After less than a month as building manager at John C. Anderson Apartments, Charles Carroll said it has been “very rewarding” to be among a community of LGBTQ people close to his age. The 62-year-old noted the mutual feelings between himself and residents at the Gayborhood-based LGBTQ-friendly senior apartment complex.
“They feel wanted by me and I feel very much wanted and enriched by them,” Carroll said of working in the building, a project that Pennrose Properties and the Dr. Magnus Hirschfeld Fund (dmhFund) spearheaded back in 2014.
Carroll took over the role, which has been vacant for about a year, on Nov. 30. Mark Segal, dmhFund president, said the group was “delighted to have such a well-qualified and experienced out member of our community apply for the position.” The dmhFund also ensured to get opinions from the actual people Carroll would work with.
“While our board was impressed with him, we took the extra step of asking him to meet with residents at JCAA, who were as delighted with him as we were,” said Segal, who also serves as PGN publisher. “It’s a tall order managing JCAA since he now has in his hands one of the treasures of our community: Our LGBT seniors.”
Carroll is no stranger to property management. He has been working with Pennrose since 2018 and prior to that, he worked with Columbus Property Management and Project HOME. While working with the latter, Carroll said he learned more about how affordable housing should not equal substandard housing.
“You can’t escape the cycle of poverty if you’re living in substandard housing,” he said.
Carroll said Project HOME, which provides housing and resources for homeless and low-income people in Philadelphia, made him more knowledgeable about logistical issues, such as the need for home furnishings in low-income housing. However, he also noted what he thought was most important.
“It starts with keeping in mind that what you’re undertaking is for people,” he said. “My bosses at Pennrose are very fond of saying, ‘Would you let your mother live in this apartment?’ They want to hold themselves to that standard. I think there are creative, financial solutions out there that allow you to build better housing without cutting corners.”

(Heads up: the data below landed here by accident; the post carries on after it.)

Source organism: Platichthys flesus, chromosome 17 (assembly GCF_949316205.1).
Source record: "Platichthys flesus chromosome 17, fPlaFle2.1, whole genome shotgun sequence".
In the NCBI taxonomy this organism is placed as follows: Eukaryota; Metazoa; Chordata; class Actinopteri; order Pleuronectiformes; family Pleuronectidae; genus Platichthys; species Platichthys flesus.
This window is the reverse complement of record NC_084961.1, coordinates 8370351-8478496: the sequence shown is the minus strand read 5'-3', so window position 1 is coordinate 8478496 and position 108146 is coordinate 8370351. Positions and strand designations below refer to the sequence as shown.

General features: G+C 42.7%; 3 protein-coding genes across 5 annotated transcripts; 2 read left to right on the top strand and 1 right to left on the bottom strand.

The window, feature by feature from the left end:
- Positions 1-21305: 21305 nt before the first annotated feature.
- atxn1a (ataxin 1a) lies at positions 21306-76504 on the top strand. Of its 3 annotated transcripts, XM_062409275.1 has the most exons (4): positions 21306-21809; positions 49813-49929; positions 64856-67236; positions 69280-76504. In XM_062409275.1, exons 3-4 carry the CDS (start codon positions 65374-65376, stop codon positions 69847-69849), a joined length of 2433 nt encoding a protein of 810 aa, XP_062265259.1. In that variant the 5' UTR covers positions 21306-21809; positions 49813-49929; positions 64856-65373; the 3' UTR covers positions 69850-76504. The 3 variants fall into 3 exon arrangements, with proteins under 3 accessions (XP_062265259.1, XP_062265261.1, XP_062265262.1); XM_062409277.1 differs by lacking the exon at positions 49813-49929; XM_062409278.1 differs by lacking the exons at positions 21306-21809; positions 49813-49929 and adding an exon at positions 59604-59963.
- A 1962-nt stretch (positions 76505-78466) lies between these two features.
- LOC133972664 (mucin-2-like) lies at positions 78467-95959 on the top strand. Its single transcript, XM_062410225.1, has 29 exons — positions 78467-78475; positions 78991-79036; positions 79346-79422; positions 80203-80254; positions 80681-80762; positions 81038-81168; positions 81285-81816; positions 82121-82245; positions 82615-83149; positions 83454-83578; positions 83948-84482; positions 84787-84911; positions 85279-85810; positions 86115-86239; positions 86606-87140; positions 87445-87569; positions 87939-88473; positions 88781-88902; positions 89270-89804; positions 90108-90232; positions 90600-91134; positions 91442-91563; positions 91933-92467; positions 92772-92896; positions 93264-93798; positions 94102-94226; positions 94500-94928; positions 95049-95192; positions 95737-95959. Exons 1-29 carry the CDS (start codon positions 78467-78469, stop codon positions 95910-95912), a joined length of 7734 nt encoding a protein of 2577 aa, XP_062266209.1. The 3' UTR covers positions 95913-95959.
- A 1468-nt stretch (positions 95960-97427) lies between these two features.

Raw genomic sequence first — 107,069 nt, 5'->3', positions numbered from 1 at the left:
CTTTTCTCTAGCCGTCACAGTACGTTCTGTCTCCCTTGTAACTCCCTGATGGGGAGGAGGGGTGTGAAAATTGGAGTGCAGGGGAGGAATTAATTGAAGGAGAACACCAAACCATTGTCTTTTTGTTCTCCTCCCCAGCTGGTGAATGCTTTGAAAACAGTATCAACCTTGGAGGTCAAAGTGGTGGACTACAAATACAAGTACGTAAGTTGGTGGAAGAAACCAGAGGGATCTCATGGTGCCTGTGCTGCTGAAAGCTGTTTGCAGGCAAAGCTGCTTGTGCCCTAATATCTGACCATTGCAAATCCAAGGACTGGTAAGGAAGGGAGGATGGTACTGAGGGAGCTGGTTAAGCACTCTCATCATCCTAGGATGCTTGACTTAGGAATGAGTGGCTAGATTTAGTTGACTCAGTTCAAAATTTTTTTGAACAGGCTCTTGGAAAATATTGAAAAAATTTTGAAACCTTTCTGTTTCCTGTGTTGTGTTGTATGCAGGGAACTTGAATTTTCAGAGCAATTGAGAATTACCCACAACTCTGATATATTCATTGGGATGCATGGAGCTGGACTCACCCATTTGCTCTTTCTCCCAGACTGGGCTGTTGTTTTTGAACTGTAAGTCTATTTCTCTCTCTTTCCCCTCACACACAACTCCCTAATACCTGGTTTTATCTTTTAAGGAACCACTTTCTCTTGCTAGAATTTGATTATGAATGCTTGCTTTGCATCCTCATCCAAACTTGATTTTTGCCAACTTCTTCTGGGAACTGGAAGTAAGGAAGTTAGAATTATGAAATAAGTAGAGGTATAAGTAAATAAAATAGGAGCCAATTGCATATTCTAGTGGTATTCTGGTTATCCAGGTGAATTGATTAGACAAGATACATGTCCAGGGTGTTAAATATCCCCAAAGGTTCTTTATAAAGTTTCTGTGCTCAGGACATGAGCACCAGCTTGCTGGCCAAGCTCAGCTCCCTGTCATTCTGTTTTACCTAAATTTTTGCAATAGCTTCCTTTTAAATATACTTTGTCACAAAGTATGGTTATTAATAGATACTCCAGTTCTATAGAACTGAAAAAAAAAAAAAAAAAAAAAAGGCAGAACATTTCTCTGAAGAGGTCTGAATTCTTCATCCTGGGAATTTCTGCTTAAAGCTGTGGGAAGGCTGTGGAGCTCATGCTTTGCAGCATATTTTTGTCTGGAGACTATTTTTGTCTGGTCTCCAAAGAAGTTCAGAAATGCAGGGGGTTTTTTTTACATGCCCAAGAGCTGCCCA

Carroll also said he is doing research about improving conditions at John C. Anderson Apartments, including the price of laundry at the complex, which he heard anecdotes about while meeting with residents. He said this was one example of how people often have to choose between choosing to pay rent and other basic-living necessities.
“There are a lot of people out there who are forced to make choices between paying the rent or eating,” Carroll said. “It’s a very difficult decision.”
“You shouldn’t have to settle for housing,” he added. “If you get your housing under control, you can start addressing other things in your life: Your [physical] health, your mental health, and your job.”
Carroll said he will continue to use this empathetic approach when it comes to helping potential residents.
“I approach [my work] with more understanding of what people are going through,” Carroll said. “I listen to what they’re saying about what they can and cannot do. And all of that gets processed in my little mind.”
Carroll said he will be coordinating logistics around the office first but once that’s taken care of, he looks forward to focusing on building more interpersonal relationships with residents.
“I am really looking forward to making [the role] my own,” he said.